A former tech industry insider is now playing a key role in the wave of antitrust lawsuits against the giant tech companies.
Dina Srinivasan, who once worked as the digital advertising manager at WPP, the world’s largest advertising agency, quit her job three years ago after becoming disillusioned with the immense power of companies like Facebook and Google, reports Daisuke Wakabayashi in New York Times.
“It just felt like Facebook and Google were winning and everyone else was going to lose, and that’s how the cards were stacked,” Ms. Srinivasan said. “I don’t think that was generally understood.”
Instead, she took up the case against them and wrote academic papers with an inside perspective that reformulated antitrust thinking about companies. And their timing was perfect.
Federal regulators and attorneys general had expressed growing discomfort at the uncontrolled power of big tech. However, many struggled to bring a case because of the complexities of the companies and the markets in which they were competing. It was also difficult to argue that these companies are harming consumers because many of their products are free.
“Your work is only very clearly focused on the actual behavior of the platforms and their competitive importance,” wrote Marshall Steinbaum, assistant professor in the economics department of the University of Utah, on Twitter. “They’re helpful to enforcers and come from the perspective of someone who obviously knows the industry and the facts.”
In the past few months, growing concerns about the oversized influence of the most powerful companies in technology have sparked a cascade of antitrust lawsuits. Three cases were directed against Google and two against Facebook.
As the legal arguments take shape, there is evidence of Ms. Srinivasan’s fingerprints.
Recognition…Franck Robichon / EPA, via Shutterstock
Since the release of the highly anticipated video game Cyberpunk 2077 on December 10th, thousands of gamers have created viral videos with a variety of glitches and bugs – many hilarious – that affect the game and make it virtually unplayable for many users.
So many players asked for refunds from dealers last week that they overwhelmed Sony’s customer service reps and even temporarily shut down one of their corporate websites. In response, Sony and Microsoft said they would offer full refunds to anyone who bought Cyberpunk 2077 through their online stores. Sony even removed the title, Mike Isaac and Kellen Browning report in the New York Times.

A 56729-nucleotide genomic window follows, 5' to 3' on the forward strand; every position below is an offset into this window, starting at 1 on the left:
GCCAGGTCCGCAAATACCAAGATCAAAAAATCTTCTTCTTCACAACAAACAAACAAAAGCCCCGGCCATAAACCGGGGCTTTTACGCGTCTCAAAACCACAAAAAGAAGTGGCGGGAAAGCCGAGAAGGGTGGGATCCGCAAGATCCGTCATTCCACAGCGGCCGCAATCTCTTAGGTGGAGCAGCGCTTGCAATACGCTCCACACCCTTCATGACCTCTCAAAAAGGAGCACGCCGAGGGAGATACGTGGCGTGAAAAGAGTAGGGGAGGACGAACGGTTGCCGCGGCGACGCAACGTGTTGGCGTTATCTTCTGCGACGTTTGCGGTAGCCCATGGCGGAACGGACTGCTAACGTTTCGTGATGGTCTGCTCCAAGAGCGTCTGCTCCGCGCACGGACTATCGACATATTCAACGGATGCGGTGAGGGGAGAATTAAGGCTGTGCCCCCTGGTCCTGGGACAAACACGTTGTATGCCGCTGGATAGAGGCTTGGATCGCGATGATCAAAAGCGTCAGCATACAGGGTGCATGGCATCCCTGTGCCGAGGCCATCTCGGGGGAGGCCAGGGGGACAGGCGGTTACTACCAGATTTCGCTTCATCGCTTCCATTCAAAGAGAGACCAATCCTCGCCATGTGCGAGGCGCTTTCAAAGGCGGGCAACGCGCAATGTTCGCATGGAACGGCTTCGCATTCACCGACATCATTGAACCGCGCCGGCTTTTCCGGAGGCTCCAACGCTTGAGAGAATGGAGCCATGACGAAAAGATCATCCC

Cyberpunk’s rollout is one of the most visible disasters in video game history – a high-profile flameout during the holiday shopping season by a studio widely considered the industry darling. It shows the pitfalls that game studios face in building so-called triple-A games, titles that are based on years of development, and hundreds of millions of dollars.
“There was so much there, but they just didn’t pay attention to the details,” said Billy Marte, a player who accepted the high expectations of cyberpunk developed by Polish studio CD Projekt Red. “It is obvious that this game was rushed.”
CD Projekt Red’s stock has fallen 41 percent since early December. In the studio there was fighting and pointing. In a controversial meeting with board members on Thursday, CD Projekt Red employees urged executives on the game’s unrealistic deadlines and false promises.
Insiders said they had seen the problems for months based on CD Projekt Red’s history of game development and the warning signs that Cyberpunk 2077 may not be living up to sky-high expectations.
The Federal Reserve said Friday that the largest banks in the financial system were well-equipped to withstand a major economic shock from the pandemic and that they could return more money to shareholders early next year as long as they can show they are profitable . In June, the Fed set temporary caps on what the largest banks in the country can pay to shareholders. Minutes after the regulator’s announcement on Friday, JPMorgan Chase announced it would buy back $ 30 billion of its shares in the first three months of 2021.
In a novel case, federal prosecutors on Friday indicted an executive at Zoom, the video conferencing company, accusing him of conspiracy to disrupt and censor video meetings in commemoration of the Tiananmen Square massacre. He is accused of working with others to log into video meetings under aliases with profile pictures relating to terrorism or child pornography. Afterward, Mr. Jin would report the sessions for violating the terms of service, prosecutors said.